Research teams at the Pwn2Own 2020 competition successfully exploited 13 software vulnerabilities this past week, including bugs found in products from Adobe, Apple, Microsoft, Oracle and Ubuntu. Participants earned $270,000 over the two-day event -- the first Pwn2Own ever to be held virtually, as a measure to combat the rapid spread of the novel coronavirus.
Richard Zhu and Amat Cama of Fluoroacetate repeated from last year and were once again crowned Masters of Pwn. On day one, the team demonstrated a use-after-free (UAF) bug in Microsoft Windows and exploited it to escalate privileges to SYSTEM. The next day, they paired UAF bugs in Windows and Adobe Reader to once again elevate to SYSTEM.
Other highlights included the chaining of six bugs to produce a macOS kernel escalation of privilege in Apple Safari, another Windows UAF flaw allowing the escalation of privileges to SYSTEM, a local privilege escalation in Ubuntu Desktop, and a two-bug combination in Oracle VirtualBox that enabled code execution on the host OS from the guest OS. Unofficially, the event also featured one additional flaw in VMware Workstation and another in Oracle VirtualBox, although they did not count toward the competition.
The decision to hold Pwn2Own virtually could have implications for future competitions, after organizers found that the move opened up the event to global participants who in previous years may not have been able to join.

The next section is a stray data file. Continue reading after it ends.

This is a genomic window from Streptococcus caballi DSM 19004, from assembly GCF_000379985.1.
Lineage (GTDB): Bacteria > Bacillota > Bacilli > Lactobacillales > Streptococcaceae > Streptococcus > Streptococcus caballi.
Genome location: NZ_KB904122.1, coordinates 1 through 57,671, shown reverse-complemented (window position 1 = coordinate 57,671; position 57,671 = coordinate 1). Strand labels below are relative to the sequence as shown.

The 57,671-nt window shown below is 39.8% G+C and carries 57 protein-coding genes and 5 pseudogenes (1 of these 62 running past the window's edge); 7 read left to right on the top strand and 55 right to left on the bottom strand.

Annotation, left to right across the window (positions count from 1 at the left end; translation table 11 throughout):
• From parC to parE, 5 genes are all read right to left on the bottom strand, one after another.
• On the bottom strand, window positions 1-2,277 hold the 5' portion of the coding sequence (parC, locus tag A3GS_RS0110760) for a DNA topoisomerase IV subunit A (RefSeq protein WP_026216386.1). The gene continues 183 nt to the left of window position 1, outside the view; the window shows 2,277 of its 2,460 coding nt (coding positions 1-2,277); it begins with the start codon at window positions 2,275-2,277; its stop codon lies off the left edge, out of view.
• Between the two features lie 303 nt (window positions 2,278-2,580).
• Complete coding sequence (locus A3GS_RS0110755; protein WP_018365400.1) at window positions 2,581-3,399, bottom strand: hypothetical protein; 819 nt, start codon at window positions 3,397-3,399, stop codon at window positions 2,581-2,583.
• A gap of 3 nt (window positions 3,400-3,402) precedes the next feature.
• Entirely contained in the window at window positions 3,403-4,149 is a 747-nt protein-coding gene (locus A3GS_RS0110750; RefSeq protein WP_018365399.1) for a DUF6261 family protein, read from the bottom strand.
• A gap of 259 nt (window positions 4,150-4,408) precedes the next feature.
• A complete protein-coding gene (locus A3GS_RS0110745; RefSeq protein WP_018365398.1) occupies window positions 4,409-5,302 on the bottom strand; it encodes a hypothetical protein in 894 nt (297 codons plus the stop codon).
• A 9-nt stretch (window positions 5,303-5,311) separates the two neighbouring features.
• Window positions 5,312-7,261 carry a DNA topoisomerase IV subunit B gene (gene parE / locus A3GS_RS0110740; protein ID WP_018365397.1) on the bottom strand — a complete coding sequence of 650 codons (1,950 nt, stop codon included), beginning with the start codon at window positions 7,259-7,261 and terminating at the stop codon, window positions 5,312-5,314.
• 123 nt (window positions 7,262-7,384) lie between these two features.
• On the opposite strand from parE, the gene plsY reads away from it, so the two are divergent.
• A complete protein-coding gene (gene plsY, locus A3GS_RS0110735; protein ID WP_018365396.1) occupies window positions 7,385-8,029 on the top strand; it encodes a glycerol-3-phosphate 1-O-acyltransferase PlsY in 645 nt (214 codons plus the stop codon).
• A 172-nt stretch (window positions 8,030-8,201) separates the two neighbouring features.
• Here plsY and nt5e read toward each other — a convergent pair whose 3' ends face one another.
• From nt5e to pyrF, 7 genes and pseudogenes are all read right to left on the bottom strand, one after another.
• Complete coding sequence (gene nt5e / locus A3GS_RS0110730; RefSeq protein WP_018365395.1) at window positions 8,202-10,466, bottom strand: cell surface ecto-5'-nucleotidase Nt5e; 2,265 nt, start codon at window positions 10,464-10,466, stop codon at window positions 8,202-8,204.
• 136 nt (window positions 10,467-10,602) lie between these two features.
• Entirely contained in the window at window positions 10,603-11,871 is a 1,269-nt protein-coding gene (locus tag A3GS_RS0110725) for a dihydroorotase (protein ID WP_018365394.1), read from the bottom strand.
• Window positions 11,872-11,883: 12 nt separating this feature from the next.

Even though number of participants was slightly down from last year, a number of participants said they would not have been able to compete if the competition had been held in person, according to ZDI.
"Going virtual has certainly increased the playing field as far as who can participate," Brian Gorenc, director of vulnerability research and head of the ZDI, told SC Media in an interview. "There are some researchers who would want to participate in the past, but travel restrictions or visa issues have prevented them from being at the contest in person. Going virtual allows us to accommodate those individuals. It's something we're going to consider in future competitions as well."
The virtual format required some key rule and procedural changes. Competitors were asked to send out their exploits prior to the competition. Then ZDI researchers -- based in Austin, Texas rather than at the CanSecWest security conference Vancouver, Canada as originally scheduled -- ran the exploit code while the competitors watched remotely. "They had to trust that we wouldn't alter or adversely impact their research, so it was a big leap of faith on their part," said Gorenc.
"Probably the biggest challenge was making sure we run the contest fairly," Gorenc added. "We pride ourselves on being impartial arbiters. Once we determined how we could adjudicate the contest in a manner that was equitable to researchers, vendors and ZDI alike, we knew we could actually make a virtual competition happen."